Does your advisor’s personality expose you to risk? In the new book Quiet, Susan Cain suggests it may.
In 2008, in the wake of the credit crisis and the collapse of Lehman Brothers, the S&P/TSX Composite Index declined by over 30%. Many Canadian investors were shocked to find that the values of their portfolios had shrunk by significantly more. This shock was compounded by the fact that many investors believed that their advisors had put them in conservative investments. Their expectation was that high quality, conservative investments would be less volatile—i.e. that in a downturn, they would go down less than the market.
How could this happen? There is a growing body of evidence suggesting that the sort of people most likely to go into the lucrative financial service sales roles are precisely those least suited to judging risk. In the recently published book Quiet, author Susan Cain cites a series of studies that suggest that extroverts tend to be attracted to the high-reward environments of investment deals and trading. More importantly, the studies conclude that these outgoing people also tend to be less effective at balancing opportunity and risk than some of their more introverted peers.
In their defence, investment advisors would likely explain that that their clients expect and even demand that they earn their keep by out-performing market indices. However, in order to do that, they are forced to take on more risk. If a fund out-performs in a rising market, it will likely under-perform in a declining market. Again, that is exactly what many Canadian investors experienced in 2008: while the TSX Composite Index declined by 33%, many supposedly ‘conservative’ large-cap equity funds declined by 40% or more.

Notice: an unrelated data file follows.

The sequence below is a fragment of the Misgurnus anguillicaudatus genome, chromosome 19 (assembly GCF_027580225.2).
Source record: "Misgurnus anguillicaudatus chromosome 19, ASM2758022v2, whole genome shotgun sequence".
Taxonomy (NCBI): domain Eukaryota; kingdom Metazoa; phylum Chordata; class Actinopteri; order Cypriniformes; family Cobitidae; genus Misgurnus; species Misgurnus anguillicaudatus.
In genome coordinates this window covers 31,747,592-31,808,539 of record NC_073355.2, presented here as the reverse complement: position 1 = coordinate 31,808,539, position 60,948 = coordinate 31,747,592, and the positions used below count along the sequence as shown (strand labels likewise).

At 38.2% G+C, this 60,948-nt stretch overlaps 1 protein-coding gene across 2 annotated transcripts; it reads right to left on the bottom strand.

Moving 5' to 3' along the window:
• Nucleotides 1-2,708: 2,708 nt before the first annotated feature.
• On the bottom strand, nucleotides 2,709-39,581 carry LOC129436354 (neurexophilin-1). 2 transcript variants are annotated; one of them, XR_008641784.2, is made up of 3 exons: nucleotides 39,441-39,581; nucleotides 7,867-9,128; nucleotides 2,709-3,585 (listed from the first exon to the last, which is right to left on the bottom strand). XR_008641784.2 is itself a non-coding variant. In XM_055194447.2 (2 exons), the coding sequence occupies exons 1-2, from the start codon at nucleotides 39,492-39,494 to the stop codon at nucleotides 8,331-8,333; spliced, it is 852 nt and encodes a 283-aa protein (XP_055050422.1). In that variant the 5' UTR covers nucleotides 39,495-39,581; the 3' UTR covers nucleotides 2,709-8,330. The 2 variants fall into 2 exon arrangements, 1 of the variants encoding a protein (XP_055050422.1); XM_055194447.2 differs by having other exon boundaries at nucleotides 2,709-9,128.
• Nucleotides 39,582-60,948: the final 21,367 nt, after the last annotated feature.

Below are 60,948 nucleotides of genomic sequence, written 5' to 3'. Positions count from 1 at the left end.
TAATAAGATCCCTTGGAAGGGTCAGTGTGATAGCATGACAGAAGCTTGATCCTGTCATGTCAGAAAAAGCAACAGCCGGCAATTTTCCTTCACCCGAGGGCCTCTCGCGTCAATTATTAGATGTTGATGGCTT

Part of the problem is using the S&P/TSX Composite Index as a benchmark to judge the performance of your investments. The TSX is not an ideal investment yardstick. It simply reflects the nature of business in Canada. And for better or worse, we are still ‘hewers of wood and drawers of water.’ Resource companies (combining the energy and materials sectors,) comprise about 50% for the market capitalization of the TSX Composite Index. That concentration in the resource sector means that the S&P/TSX Composite Index is highly volatile. For example, as commodity prices rose in 2009, the TSX moved up sharply. When they declined in 2011, the TSX dropped sharply.
“The essence of investment management is the management of risks, not the management of returns.” – Ben Graham
So what should investors do to reduce risk and volatility in their portfolios? Firstly, one should set reasonable expectations for investment returns. Rather than demanding that your investments outperform the market, it is more reasonable to ask that they generate a modest real rate of return, after inflation and management fees. We also believe your best protection is to find an investment manager who meets a ‘fiduciary duty.’ A fiduciary duty is a legal requirement that a manager avoids all conflicts of interest and put the client’s interests first. Investment advisors employed by the big bank-owned brokerages only responsibility is to suggest investments that are ‘suitable’ for their clients—a much lower threshold than a fiduciary duty. In addition, they are not required to disclose any fees or commissions that they will receive if you buy what they are recommending.
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